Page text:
So, if you'll only need heating when you're getting dressed or undressed, then a couple of cheap fan heaters, together with a couple of plug-in timers, might be best for you. Simply set the timers to turn the heaters on for a short period prior to going to bed or to getting up.

However if you'll also be using the bedrooms for study, or to watch TV , etc, then you might want to consider using oil-filled radiators instead.

TB is correct (as ever)

I've lived in both older and new properties heated by storage heaters and as long as the property can keep the heat in storage heaters work fine and don't cost too much to run.

The main problem with them is you have to predict what the weather will be like, sudden cold snaps can be dealt with as long as the heater can work as a convection heater too (slightly more expensive though).... sudden warm spells are actually harder to deal with, you can end up with a fully charged heater and even on the lowest output setting they'll still make the flat like a sauna!
Awwwww .............. thanks Chuck :o)
Good point about convection heating. Some models do have both a thermal store, And a convector. This would need two supplies. One off-peak and one regular, for the convector to be used whenever you need it.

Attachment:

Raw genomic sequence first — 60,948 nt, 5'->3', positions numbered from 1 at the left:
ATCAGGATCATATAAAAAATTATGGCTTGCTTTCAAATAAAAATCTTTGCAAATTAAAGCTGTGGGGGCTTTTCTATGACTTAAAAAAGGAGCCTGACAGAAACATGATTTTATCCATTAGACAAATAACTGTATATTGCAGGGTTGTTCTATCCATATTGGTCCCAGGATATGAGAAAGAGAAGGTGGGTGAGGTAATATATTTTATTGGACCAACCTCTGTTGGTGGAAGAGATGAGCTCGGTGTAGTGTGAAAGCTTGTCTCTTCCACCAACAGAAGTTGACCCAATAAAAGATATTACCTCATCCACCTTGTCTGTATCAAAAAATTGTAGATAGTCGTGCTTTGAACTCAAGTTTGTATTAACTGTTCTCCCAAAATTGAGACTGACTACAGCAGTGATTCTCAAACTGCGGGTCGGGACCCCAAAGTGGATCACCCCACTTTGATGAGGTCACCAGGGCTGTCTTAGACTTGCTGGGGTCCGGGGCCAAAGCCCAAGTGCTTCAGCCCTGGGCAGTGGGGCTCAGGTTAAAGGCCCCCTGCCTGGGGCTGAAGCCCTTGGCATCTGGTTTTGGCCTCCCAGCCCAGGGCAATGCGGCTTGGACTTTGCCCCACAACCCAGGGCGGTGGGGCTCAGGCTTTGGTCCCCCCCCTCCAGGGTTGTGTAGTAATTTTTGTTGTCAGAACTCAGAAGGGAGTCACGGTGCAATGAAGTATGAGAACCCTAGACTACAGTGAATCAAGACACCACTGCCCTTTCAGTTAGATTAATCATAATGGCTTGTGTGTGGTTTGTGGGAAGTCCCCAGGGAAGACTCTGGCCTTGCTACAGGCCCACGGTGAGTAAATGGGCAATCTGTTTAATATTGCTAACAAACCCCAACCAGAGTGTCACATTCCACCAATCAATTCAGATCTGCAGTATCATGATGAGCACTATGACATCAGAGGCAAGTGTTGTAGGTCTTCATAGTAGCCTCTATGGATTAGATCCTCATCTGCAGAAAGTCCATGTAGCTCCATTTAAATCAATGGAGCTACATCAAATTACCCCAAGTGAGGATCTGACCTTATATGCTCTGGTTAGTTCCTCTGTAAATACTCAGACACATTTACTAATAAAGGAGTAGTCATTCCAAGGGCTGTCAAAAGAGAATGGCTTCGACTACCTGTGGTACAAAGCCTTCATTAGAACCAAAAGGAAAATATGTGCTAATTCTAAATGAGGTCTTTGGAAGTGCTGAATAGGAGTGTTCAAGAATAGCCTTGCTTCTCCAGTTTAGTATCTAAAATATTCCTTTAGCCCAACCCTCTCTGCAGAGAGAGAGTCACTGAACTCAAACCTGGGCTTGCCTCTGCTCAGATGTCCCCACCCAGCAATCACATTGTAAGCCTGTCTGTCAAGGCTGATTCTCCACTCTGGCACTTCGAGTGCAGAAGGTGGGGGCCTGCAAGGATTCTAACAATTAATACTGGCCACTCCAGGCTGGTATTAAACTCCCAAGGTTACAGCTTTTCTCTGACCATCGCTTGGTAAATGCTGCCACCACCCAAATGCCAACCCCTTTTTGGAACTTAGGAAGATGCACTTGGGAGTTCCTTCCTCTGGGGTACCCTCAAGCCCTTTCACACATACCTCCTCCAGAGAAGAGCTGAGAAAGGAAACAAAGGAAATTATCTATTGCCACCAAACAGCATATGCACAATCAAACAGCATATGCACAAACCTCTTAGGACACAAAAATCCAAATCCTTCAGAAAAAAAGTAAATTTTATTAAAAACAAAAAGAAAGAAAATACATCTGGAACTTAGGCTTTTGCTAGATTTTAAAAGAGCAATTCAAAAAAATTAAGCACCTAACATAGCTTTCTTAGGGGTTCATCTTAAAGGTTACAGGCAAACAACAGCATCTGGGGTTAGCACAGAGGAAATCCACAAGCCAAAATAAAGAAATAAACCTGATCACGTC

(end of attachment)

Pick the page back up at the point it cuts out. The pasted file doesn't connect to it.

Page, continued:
Also, it's important to close the "storage" control at night so that the unit takes heat in, but doesn't lose it overnight when you don't need it.
Yes, as others have pointed out, it is a complete fallicy that modern electric storgagte rads are more 'efficient' then older ones, since ALL electric heating methods convert 100% of the electricity into heat - no matter what age. The basic problem is that electricity as a means of generating heat is so damn expensive (compared to gas) in the first place.
Also (as others have pointed out) the main 'advantage' of modern storage rads is that they 'hold in' the stored heat better than the old ones - giving the customer more flexibility about when to release it (and heat the room). The old one dribb;led heat out during the morning - no use for folks out at work and wanting the heat released early evening onwards.